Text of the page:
BOISE — In Boise's downtown, Gov. C.L. "Butch" Otter stared down a bank of TV cameras and tore down Washington, D.C. Wolves were the target of his ire this time, but it could easily have been health care reform or wilderness or the U.S. Forest Service.
Otter had just ended state wolf management under the Endangered Species Act, after U.S. Interior Secretary Ken Salazar ruled out a public hunt. Enough is enough, said the Republican, who sees states — particularly in the Rocky Mountain West — as the fingers in the dike holding back a flood of federal abuse.
"They've not kept one of their promises," Otter said. "It's just time for us to draw the line and say, 'It's over with.'"
For Democrat Keith Allred, his rival's wolf decision Monday shows why Idaho needs a new leader: Otter shuns working collaboratively, or consults only narrow special interests, before tackling problems that demand cooperation, Allred said.
In 2009, Otter pushed millions in gas tax and registration fee hikes, something Allred calls misguided as the economy stumbled and Idaho residents lost their jobs. Otter supported Exxon Mobil Corp.'s bid to ship oil equipment through north central Idaho to Canada's tar sands, without consulting residents now fighting the big loads.
And Otter's administration didn't do enough to inform dentists last month they were being booted from a state Medicaid program, Allred said. On Tuesday, dentists were allowed back in.
"In each of these cases, the decisions turned out to be terrible ones, because Butch Otter didn't know what he was talking about," said Allred, who taught public policy at Harvard University before returning to Idaho in 2003.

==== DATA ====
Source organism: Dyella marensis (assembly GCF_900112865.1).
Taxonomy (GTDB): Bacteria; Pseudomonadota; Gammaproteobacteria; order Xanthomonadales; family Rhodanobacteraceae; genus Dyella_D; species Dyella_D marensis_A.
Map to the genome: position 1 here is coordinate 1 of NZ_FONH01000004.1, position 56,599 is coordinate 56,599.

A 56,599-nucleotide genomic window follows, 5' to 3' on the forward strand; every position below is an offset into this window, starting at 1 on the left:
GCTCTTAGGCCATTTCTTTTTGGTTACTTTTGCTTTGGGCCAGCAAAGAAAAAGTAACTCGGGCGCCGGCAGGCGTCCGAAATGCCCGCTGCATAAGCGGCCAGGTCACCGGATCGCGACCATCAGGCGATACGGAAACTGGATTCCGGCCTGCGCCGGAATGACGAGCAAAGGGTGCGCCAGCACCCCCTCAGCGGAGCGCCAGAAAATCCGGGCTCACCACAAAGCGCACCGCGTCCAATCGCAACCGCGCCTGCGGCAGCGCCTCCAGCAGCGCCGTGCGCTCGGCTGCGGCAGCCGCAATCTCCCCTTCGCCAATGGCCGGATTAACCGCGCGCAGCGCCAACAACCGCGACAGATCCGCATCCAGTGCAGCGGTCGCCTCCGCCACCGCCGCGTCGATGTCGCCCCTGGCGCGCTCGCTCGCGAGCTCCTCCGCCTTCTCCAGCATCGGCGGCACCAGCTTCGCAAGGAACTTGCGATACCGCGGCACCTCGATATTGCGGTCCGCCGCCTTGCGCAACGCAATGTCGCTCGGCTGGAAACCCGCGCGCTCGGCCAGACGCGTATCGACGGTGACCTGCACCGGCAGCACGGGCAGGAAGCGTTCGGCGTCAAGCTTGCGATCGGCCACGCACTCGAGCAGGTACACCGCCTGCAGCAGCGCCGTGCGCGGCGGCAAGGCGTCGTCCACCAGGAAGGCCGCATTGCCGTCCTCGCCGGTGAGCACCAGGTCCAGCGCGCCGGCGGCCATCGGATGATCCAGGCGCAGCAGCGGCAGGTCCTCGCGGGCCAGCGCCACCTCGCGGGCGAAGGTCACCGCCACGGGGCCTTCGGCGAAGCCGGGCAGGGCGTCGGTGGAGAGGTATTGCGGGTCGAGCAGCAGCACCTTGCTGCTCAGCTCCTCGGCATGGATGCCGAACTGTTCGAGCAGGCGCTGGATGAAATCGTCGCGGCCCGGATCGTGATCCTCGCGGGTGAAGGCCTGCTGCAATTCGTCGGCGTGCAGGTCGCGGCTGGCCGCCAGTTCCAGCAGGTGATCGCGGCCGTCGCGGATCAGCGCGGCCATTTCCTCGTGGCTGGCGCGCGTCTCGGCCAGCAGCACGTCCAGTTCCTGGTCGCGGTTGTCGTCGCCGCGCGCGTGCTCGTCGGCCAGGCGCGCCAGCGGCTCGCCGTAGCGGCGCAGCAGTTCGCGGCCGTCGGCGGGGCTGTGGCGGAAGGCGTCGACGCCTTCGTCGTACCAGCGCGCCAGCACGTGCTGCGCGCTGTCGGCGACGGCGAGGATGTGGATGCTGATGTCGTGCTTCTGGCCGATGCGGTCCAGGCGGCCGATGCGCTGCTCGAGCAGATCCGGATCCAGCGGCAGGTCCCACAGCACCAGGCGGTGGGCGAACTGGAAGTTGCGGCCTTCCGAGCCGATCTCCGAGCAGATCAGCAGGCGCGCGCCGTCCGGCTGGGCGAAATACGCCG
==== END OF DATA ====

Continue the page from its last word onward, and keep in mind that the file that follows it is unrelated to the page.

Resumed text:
With Otter, voters Nov. 2 have a lean 68-year-old former U.S. representative who would make Idaho a bulwark in the states' rights fight. This year, he was the first governor to require his state to sue over President Obama's mandate for all residents to eventually buy health insurance.
Karl Stressman, head of the Pro Rodeo Cowboys Association in Colorado Springs, met Idaho's governor six years ago on a California trail ride. They've become friends and team-roping partners, including at Pocatello and Caldwell rodeos this year.
Otter, a former football player at the College of Idaho, doesn't like to lose, Stressman said.
"The guy has got grit," Stressman said. "You just get that feeling when you are around him."
And in Allred, voters have a 46-year-old mediator who ran a nonpartisan government reform group, The Common Interest, before his first political run.
Clayton Christensen, a Harvard Business School professor, worked across the Charles River in Cambridge, Mass., from Allred's offices at the Kennedy School of Government. Both were leaders in The Church of Jesus Christ of Latter-day Saints in predominantly Catholic Boston.
But Christensen, a lifelong Republican, said it was Allred's approach to bringing together opposing sides that caught his eye. For instance, Allred in 2001 helped in remedying a century-old fight between American Indians and non-Indians over how to prosecute crimes on north central Idaho's Nez Perce Reservation.
"He practiced what he taught, which is: We've got to figure out what we have in common and not focus on the things that divide us," Christensen said.
Allred faces a steep challenge.
His fundraising has been respectable — he's brought in $732,000 this year, to Otter's $1 million — but there hasn't been a Democratic governor in Idaho since Cecil Andrus won in 1990. The Legislature is three-quarters GOP; all seven statewide seats are, too. In 2006, Otter won 52 percent, while Democrat Jerry Brady had just 44 percent.
Otter and Allred differ on policy.
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